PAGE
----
What you need to know
Ben Bland's biography of Indonesia's president Joko Widodo is a study of compromises made to ascend the heights of political power.
Workers across Indonesia have been protesting the so-called “job creation” law, based on the expectation that the bill will harm workers and the environment.
Demonstrations against the law marked the peak of public opposition towards President Joko Widodo, known as Jokowi, as his administration also failed to contain the coronavirus. Though Jokowi promised to prioritize public health, his solution was to spend US$5.2 million for influencers to promote the country for tourism.
Jokowi’s image is filled with contradictions, especially after his re-election in 2019. Ben Bland, director of the Southeast Asia Program at the Lowy Institute, charts Jokowi’s rise to power and politics in his latest book Man of Contradictions.
Bland writes that this book was his attempt to elucidate some of Jokowi’s contradictions after spending nearly 20 years “trying to make sense of Indonesia” as a student of Indonesian politics, foreign correspondent, and an analyst. In addition to his interactions with the president, Bland interviewed dozens of ministers, senior officials, financial backers, as well as ordinary people whose ambitions Jokowi has tried to reflect.
Originally a furniture maker apparently without political ambition, Jokowi viewed stability as a prerequisite for economic growth. His values, which have remained consistent, aligned with those of Suharto, the infamous dictator who ruled over Indonesia from 1967 to 1998. Bland insists that if we want to understand Jokowi as a politician, we must understand him as a furniture maker.
Jokowi’s steady accomplishments in the furniture business led him to the political stage. He was elected as mayor of Solo, a small town in central Java, then quickly ascended the political ladder as he developed a reputation of being a “going to ground” leader.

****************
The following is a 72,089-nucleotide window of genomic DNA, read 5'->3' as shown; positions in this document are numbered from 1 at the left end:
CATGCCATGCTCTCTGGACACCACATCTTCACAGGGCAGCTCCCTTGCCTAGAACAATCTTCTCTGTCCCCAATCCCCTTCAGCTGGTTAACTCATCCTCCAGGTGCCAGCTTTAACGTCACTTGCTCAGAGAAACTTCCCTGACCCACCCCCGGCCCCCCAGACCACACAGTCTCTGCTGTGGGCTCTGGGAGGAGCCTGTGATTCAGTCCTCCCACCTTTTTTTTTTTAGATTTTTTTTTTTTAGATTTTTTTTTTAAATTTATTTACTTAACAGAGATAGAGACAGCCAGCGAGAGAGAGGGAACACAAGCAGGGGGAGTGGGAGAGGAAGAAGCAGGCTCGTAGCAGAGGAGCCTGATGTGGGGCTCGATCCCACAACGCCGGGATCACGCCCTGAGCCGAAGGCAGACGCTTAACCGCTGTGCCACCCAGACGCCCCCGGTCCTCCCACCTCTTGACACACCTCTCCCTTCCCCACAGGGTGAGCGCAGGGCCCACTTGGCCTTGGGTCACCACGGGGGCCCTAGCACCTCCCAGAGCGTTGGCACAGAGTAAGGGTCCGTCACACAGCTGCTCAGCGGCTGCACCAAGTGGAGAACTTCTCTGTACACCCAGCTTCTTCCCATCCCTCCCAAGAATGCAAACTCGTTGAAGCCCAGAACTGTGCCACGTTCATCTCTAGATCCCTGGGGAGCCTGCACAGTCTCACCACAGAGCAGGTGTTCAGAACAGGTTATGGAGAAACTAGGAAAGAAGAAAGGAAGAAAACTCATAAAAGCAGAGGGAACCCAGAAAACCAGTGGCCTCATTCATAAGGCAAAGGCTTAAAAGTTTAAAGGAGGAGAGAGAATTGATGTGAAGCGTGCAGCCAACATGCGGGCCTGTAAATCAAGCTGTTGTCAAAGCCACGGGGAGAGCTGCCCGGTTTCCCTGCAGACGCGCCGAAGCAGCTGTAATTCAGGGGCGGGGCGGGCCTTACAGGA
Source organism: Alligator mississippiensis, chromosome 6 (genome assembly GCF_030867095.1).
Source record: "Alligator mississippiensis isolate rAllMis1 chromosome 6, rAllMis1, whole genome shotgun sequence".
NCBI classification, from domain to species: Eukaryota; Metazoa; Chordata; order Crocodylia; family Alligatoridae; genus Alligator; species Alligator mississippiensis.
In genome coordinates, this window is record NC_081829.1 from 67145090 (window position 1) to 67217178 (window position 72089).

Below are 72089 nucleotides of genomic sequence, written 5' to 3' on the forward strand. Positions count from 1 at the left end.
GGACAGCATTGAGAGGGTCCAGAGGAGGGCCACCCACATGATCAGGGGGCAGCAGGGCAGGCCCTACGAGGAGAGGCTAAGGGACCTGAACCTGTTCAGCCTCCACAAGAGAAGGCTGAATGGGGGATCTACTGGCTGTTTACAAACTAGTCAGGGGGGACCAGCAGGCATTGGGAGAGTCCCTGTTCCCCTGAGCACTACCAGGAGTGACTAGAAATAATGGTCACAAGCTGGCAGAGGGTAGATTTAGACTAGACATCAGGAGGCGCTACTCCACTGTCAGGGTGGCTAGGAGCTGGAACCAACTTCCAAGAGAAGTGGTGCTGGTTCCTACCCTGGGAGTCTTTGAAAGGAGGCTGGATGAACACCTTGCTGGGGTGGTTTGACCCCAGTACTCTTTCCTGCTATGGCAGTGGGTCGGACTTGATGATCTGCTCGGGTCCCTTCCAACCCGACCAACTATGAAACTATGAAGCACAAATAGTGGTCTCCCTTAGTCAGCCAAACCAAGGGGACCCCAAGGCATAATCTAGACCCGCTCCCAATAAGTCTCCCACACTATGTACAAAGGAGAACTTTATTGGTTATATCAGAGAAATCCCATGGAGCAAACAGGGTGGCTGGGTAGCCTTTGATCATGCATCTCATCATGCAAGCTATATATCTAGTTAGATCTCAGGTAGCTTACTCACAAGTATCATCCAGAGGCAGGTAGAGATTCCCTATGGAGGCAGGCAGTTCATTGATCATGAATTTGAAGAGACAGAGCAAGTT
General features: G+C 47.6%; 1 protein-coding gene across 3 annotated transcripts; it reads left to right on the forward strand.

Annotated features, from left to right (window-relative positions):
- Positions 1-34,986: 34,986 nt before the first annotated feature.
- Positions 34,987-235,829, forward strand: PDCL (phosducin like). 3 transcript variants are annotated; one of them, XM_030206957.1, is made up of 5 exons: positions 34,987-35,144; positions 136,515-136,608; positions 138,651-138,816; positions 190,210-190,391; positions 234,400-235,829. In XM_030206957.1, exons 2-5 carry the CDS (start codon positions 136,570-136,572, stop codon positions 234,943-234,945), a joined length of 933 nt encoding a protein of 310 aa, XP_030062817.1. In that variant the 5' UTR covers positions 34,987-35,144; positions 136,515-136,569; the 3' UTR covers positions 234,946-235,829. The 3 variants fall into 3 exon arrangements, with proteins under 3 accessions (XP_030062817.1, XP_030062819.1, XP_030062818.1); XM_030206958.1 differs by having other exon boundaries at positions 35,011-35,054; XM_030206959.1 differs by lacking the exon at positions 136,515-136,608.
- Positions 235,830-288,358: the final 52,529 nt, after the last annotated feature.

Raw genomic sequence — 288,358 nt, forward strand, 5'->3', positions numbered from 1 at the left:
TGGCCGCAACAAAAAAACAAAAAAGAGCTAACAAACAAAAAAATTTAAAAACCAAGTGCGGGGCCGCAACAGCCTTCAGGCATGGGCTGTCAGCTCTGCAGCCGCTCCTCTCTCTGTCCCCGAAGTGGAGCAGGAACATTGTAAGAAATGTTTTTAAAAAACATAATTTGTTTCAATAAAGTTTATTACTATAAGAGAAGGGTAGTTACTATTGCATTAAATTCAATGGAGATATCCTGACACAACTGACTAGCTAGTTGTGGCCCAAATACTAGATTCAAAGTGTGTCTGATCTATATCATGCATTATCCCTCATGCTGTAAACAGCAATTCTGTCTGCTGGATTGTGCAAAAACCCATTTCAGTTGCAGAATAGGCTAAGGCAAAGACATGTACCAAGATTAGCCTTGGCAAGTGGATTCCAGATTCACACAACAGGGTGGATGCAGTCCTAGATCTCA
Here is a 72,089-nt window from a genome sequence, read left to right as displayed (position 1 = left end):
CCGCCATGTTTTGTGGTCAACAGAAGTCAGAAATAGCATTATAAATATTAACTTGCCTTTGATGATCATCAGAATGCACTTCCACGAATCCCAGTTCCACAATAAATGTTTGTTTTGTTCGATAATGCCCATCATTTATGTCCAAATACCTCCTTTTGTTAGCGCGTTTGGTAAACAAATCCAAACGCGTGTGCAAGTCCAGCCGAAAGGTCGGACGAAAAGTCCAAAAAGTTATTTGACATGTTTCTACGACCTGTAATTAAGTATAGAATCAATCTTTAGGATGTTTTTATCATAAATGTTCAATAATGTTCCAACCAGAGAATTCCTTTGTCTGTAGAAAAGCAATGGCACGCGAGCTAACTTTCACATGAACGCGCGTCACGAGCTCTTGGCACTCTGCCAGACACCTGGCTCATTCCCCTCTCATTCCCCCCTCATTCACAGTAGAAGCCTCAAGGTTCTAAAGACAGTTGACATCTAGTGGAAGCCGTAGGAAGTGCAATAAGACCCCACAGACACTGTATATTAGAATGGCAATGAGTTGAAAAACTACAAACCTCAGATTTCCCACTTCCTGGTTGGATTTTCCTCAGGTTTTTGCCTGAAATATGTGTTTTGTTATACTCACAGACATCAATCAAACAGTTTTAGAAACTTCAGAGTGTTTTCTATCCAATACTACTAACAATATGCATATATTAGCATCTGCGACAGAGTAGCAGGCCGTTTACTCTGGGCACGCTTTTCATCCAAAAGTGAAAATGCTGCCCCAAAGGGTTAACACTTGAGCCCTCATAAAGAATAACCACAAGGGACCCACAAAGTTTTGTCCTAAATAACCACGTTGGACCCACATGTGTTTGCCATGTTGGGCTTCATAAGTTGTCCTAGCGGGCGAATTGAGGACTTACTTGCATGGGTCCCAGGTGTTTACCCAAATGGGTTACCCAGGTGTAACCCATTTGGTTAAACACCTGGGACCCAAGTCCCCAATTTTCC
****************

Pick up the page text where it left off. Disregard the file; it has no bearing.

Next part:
His popularity cannot be denied. When Bland was still a Financial Times correspondent, he witnessed the enthusiasm from the grassroots community when Jokowi was governor of Jakarta. I was a volunteer at a healthcare NGO at the time, and I saw crowds hysterically swarming over Jokowi’s motorcade when he visited one of the slum areas in North Jakarta.
Being the first president without military background or the support of a political dynasty, Jokowi became a national sensation. He was portrayed as a savior of democracy, a hero of reform. But beyond his ability to win the affection of Indonesian voters, Bland considered Jokowi’s political approach disorganized and devoid of strategy.
Indonesia’s politics does not allow an outsider to carry out his agenda without interference from elites. Contradictions between Jokowi’s man-of-the-people image and his reliance on elite backers have become more apparent over time. He has transparently had no plan on how to manage the ranks of politicians, tycoons, and generals that lined up around him.
After winning a second term in a dramatic election in 2019, Jokowi proved himself a master of building a large party coalition by bringing back his competitor, Prabowo, into the fold. Coupled with compromises with political parties and tycoons, Jokowi secured three-quarters of the parliament, but they didn’t translate into an effective coalition. He has increasingly turned to ex-military figures and dulled his promise to fight corruption and investigate past human rights abuses.